Stopped going to sports events and music festivals years ago after witnessing some pretty ugly scenes.

:p

#23 csrlice12

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Posted 11 January 2013 - 10:39 AM

yup. Pretty much gotten to the point that I've given up on public venues (except plays, I still go to plays). Probably why I like astronomy....nothing like being alone with the universe...it brings me peace.

#24 dpwoos

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Posted 11 January 2013 - 11:29 AM

I think a general comment would be a definite decline in public behavior the last 20-30 years.

Stopped going to sports events and music festivals years ago after witnessing some pretty ugly scenes.

:p


I have to disagree 100%, and am uncomfortable with this kind of negative generalization. I think that, for some reason, some folks in every generation engage in criticizing young folks en mass, and I don't buy into that at all. My grandparents did it, and my parents did it, but that doesn't resonate with me at all. The behavior that I see is generally better than when I was a kid, and so I find it easy to be upbeat. I look forward to doing as much public observing and outreach as I can find time for. I am sorry that not everybody shares in this attitude, as it enriches my enjoyment of astronomy immensely. Maybe I am just a happy idiot?!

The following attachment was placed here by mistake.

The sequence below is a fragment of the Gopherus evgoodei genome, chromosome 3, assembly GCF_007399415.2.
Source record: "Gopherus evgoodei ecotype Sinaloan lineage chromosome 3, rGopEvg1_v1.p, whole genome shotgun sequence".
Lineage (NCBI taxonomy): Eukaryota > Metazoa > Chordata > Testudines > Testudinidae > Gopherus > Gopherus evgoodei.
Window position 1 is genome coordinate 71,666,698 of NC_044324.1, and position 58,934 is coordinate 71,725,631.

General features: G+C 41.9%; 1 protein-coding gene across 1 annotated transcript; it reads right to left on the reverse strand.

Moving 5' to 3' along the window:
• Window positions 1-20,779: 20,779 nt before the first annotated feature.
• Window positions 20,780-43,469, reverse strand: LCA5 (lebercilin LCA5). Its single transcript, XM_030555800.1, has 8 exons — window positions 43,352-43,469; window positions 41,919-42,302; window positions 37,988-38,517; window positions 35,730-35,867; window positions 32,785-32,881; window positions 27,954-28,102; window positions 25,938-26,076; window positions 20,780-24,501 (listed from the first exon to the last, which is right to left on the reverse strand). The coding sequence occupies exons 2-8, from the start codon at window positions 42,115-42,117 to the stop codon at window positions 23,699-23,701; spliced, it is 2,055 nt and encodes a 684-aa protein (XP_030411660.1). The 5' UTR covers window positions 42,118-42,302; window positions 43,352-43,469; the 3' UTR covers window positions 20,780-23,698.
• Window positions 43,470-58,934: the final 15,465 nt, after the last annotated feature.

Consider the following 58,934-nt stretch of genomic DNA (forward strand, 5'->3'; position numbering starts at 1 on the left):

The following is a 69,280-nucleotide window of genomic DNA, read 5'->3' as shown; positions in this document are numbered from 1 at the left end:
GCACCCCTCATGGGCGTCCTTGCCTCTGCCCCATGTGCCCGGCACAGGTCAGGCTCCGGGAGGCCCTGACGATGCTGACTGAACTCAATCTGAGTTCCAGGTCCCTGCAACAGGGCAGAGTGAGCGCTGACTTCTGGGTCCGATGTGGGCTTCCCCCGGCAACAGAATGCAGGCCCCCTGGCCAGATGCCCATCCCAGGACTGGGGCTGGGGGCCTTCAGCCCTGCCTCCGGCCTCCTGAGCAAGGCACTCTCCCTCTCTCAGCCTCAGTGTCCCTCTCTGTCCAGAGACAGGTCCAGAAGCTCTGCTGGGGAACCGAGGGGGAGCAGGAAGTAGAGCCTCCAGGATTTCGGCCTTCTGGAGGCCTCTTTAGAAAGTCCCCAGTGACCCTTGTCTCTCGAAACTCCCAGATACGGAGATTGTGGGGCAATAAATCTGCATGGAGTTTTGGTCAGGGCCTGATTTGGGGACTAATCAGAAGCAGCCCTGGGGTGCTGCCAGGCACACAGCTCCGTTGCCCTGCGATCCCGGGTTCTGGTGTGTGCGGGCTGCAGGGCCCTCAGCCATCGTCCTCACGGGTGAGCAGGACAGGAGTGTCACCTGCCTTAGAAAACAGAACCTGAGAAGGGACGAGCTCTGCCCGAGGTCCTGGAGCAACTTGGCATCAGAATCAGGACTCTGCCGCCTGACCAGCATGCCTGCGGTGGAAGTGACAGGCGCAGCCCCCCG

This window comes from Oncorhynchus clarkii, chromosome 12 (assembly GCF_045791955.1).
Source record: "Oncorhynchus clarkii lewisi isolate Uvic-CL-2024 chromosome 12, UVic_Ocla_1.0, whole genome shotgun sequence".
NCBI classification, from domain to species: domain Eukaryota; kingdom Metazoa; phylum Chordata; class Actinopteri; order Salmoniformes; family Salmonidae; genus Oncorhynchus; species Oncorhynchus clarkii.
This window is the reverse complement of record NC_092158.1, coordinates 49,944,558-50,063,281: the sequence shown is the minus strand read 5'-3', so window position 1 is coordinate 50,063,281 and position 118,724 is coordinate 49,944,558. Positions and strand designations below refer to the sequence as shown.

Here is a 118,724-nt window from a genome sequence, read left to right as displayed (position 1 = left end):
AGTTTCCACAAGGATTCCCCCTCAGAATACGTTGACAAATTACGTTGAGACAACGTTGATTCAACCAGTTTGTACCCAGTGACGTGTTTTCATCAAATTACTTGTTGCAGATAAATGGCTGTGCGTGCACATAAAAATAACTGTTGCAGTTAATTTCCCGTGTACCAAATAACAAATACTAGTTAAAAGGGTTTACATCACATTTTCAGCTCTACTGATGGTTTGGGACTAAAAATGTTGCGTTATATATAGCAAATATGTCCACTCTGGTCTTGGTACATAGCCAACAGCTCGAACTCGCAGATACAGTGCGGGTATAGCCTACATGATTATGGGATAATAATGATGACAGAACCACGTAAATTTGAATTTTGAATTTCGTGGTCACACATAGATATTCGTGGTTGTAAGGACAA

#25 tedbnh

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Posted 11 January 2013 - 11:51 AM

Maybe I am just a happy idiot?!


If so, then there are at least two of us! :-) I enjoy public outreach every chance I get. Kids need to be told the rules, then they generally follow them. If not, I remind them. For sidewalk astronomy there is never a problem. When we set up at at night at a school near their normal daytime playground, it's understandable that they are likely to run around more, that's what they do there every day. We just have to remind them not to run around near the scopes. It works out fine.